I told you- hysteria after Madrid defeat was unwarranted
Liverpool showed where they are really heading as they humiliated a team both overhyped and overconfident
This may not be my strongest writing, as 24 hours ago I was laid down in hospital, sedated, with a camera up my arse (yes, you read that right) . The colonoscopy went okay and while I feel normal, I’ve been told the sedative effects take 24 hours to fully leave your body. But I couldn’t not write about this game!
The preparation for it was far worse than the procedure itself (it included 35-40 hours of starvation and taking four litres of laxatives which tasted like sweat), but Liverpool’s win and all the media that followed kept me going, and I am close to feeling 100% again. The results of my test (as well as Liverpool’s match) show nothing to worry about, although they also don’t provide an explanation behind the tendency for my stomach to inflate like a beach ball. It could of course be much worse!
(For example, you could support Man United). I hope you enjoy the piece anyway:
My dad summed it up perfectly when he sent me this message after the game: “When we play like this no team in the globe can touch us. Arsenal or City will win the league but neither can ever play like this.”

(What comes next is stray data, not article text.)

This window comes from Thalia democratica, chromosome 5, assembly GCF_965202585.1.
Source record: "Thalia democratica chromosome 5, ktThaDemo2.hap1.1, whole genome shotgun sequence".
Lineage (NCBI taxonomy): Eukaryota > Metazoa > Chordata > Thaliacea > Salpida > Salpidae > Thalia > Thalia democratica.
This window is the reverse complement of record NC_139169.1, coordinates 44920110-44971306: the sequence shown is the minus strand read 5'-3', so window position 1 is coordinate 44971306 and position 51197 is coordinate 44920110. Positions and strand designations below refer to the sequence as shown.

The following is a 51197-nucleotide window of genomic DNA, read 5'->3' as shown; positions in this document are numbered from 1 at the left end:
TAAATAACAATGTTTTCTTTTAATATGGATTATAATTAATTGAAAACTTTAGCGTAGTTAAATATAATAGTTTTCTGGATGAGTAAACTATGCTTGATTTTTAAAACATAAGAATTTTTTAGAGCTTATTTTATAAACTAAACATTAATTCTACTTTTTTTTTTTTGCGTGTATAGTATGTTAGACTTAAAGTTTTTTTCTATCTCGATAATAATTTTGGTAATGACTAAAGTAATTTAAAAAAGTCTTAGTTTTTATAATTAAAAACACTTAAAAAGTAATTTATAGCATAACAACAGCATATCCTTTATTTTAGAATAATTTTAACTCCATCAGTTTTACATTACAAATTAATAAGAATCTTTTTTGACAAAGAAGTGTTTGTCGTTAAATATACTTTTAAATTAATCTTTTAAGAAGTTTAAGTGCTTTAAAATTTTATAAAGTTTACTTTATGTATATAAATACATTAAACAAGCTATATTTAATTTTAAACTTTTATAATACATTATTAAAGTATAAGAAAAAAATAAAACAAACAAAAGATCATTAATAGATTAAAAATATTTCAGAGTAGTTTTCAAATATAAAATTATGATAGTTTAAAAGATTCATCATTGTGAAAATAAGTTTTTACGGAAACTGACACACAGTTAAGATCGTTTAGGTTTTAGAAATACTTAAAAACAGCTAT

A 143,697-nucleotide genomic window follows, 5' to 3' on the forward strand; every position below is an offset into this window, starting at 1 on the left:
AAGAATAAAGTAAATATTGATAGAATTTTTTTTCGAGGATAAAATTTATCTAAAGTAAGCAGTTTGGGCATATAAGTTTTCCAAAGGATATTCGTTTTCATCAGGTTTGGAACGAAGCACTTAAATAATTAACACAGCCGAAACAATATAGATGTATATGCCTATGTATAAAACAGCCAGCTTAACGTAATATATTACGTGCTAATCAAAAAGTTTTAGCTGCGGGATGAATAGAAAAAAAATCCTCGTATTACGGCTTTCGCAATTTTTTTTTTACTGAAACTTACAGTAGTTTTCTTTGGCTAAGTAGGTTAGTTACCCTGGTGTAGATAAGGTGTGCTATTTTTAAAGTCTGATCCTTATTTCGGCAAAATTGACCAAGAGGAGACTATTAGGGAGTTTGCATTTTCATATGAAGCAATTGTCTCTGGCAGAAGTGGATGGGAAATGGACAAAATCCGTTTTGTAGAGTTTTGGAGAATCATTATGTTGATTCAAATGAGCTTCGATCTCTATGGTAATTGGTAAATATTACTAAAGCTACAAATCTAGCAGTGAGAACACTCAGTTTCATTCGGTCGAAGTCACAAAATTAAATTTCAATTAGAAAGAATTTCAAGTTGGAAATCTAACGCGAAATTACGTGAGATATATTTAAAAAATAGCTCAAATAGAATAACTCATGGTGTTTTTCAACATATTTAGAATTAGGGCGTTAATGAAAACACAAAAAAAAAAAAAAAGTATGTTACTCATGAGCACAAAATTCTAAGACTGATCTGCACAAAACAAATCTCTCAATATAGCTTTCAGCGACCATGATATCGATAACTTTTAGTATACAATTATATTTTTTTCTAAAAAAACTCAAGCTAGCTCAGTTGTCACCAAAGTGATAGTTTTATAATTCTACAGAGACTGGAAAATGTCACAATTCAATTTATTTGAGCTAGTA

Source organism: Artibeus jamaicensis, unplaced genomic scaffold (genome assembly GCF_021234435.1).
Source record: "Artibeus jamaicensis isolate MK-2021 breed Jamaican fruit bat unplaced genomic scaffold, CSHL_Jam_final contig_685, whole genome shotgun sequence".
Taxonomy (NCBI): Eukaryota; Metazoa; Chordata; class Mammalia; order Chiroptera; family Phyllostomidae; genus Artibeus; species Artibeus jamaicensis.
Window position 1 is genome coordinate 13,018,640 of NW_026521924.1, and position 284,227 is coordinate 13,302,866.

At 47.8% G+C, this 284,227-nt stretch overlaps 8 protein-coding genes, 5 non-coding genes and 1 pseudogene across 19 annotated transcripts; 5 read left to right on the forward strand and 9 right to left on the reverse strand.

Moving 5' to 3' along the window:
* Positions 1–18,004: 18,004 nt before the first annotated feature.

One of my flaws is I enjoy being right a bit too much- but it is very hard when I refused to write off this team, to write off top four, to write off Darwin Nunez and Cody Gakpo, when that’s what so many insisted on doing, only for the team to go and beat Manchester United, who were ten points clear of the Reds, 7-0.
Quite ironic that during Klopp’s “seventh season syndrome” (another nonsense theory I refused to subscribe to) Liverpool managed to pull off this historic result.
A few weeks ago, after Liverpool lost 5-2 to Madrid in a freak result, there was an insistence that the whole team needed rebuilding and questions needed to be asked of the manager. I said it was a freak, a fluke, and undeserved- and that the team was still improving and heading in the right direction.
To an extent, 7-0 was also a freak result, granted, but I thought every single goal was great, or at least good- and involved quality, apart from potentially Salah’s second, whereas two of Madrid’s goals were deflections or blocks, and there was a free header from four yards out.